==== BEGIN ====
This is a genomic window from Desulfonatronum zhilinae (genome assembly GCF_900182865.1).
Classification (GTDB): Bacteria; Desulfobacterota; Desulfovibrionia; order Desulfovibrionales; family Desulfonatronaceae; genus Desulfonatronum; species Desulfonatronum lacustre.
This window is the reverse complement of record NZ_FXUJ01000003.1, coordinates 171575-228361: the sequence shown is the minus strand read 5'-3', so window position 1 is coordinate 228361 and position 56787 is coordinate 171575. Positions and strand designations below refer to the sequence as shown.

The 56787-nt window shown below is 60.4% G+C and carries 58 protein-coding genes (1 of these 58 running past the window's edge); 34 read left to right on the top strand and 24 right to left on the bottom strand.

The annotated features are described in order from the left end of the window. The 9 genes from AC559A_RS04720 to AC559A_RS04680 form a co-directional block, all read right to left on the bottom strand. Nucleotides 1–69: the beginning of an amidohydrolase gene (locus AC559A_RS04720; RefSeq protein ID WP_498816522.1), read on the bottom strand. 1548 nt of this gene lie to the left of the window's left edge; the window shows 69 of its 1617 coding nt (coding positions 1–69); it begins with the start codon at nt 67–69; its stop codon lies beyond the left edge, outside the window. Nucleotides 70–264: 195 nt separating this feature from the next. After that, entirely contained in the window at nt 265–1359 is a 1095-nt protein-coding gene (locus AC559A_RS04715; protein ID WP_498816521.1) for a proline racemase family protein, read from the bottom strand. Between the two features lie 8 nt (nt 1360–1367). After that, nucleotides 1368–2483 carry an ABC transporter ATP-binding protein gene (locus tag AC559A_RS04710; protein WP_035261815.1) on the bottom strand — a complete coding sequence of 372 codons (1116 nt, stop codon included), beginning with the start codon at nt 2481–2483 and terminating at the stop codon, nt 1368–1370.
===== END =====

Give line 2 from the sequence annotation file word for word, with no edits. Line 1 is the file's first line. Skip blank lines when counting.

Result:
Classification (GTDB): Bacteria; Desulfobacterota; Desulfovibrionia; order Desulfovibrionales; family Desulfonatronaceae; genus Desulfonatronum; species Desulfonatronum lacustre.